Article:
Wednesday, July 19, 2017

Edward Stowe Hamlin

Edward Stowe Hamlin, 1808-1894, of New England parentage; settled in Elyria, Ohio, 1830; prosecuting attorney 1833-35; nominated by Whigs candidate for the 28th Congress, was unsuccessful but elected to the 29th (1844), receiving many Liberty votes. Cf. Philanthropist, Nov. 8, 1843. In 1846 he established the True Democrat which be edited for a year or more. As an anti-slavery Whig he attended the Liberty party convention for the Northwest, Chicago, 1846, where he “spoke for Ohio with liberality and good sense, holding to his Whiggery, but avoiding anything that could rasp his Liberty audience.” Cf. Smith, T. C. Liberty and Free Soil Parties of the Northwest. This author describes the aid given by him to Chase and the Democrats in the Ohio Legislature of 1849. Ibid. pp. 165-175. He drafted the somewhat famous instrument signed by Townsend, Morse, and others, in which the contracting parties agreed to vote for the Democratic nominees to all State offices provided they would vote for Salmon P. Chase for U. S. Senator. Previously Riddle, Lee, and other ex-Whigs had entered into a deal with the Taylor men in regard to the offices, hoping to secure their support later on for the election of a U. S. Senator. Cf. Ibid.

The Ohio Standard, Columbus, was established as a Free Soil paper by E. S. Hamlin and I. Garrard, 1848; subsequently, 1854, the former assumed control of the Columbian, Columbus. Member of the Free Soil convention in Buffalo, 1848, and one of the Committee on Resolutions. Served three years as president of the Board of Public Works of Ohio, and by special act of the Legislature, was attorney for the State to arrange the water leases of the canals. Declined the appointment of Attorney-General of Ohio. Planned several canals and railroads in Ohio, and was the attorney for the Cincinnati, Indianapolis & Lafayette R. R. for a number of years. Later his various projects took him to Virginia. For further accounts see Hart's Chase; Townsend's Account of the 47th General Assembly of Ohio, 1848-9, in Mag. of Western History, V. 6, p. 623; also, Letters of Salmon P. Chase (45 in number) to Edward S. Hamlin, in American Hist. Association Annual Report, 1902, Vol. II.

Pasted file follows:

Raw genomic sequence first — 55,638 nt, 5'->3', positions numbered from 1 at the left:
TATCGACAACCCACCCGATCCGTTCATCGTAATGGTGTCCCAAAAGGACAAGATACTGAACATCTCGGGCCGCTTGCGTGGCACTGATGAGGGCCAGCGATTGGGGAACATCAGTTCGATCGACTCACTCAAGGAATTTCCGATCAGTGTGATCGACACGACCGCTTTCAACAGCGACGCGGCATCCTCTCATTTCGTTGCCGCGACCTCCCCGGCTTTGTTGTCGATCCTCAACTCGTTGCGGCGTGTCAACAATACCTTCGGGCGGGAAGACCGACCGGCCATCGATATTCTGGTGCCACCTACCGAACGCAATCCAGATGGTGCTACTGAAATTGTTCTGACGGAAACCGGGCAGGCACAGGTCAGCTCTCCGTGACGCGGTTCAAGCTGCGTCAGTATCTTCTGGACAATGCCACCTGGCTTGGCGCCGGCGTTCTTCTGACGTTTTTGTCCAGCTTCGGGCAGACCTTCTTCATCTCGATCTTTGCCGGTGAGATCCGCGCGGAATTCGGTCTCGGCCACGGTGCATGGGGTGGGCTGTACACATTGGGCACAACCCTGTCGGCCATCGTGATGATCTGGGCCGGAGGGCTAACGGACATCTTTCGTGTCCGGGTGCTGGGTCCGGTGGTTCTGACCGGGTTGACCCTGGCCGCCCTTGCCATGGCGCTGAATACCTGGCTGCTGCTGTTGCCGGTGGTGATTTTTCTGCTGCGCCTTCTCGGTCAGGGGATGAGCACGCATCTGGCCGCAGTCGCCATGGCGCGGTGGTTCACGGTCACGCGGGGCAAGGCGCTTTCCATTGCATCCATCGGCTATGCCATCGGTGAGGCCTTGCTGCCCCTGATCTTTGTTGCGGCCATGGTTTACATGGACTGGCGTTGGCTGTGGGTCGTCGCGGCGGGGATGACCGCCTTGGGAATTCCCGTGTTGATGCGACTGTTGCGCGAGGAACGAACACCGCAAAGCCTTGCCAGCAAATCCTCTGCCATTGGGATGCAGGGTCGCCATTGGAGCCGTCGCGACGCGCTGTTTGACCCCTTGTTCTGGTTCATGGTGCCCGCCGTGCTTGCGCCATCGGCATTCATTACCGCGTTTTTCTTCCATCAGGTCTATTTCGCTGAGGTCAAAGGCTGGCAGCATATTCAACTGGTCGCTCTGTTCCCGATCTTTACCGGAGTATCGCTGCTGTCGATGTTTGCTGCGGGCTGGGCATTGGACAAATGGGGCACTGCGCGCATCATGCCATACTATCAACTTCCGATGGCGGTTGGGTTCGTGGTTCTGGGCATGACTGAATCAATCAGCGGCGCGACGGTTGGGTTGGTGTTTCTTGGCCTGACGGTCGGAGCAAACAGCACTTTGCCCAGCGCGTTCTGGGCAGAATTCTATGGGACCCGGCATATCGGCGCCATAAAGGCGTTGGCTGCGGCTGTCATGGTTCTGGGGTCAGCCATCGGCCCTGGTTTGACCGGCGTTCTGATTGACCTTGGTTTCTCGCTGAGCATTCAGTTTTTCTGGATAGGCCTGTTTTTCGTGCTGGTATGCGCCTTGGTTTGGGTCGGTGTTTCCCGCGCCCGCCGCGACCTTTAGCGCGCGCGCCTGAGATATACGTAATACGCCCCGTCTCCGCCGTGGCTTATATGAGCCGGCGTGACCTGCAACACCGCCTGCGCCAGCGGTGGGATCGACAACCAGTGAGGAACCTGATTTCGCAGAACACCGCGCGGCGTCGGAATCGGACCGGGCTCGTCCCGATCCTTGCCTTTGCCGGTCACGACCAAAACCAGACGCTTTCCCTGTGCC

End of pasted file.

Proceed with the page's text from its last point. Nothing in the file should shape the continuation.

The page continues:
SOURCE: Quarterly Publication of the Ohio Historical and Philosophical Society of Ohio, 1915-1917, Volumes X-XII, Selections from the Follett Papers, III, p. 23-4

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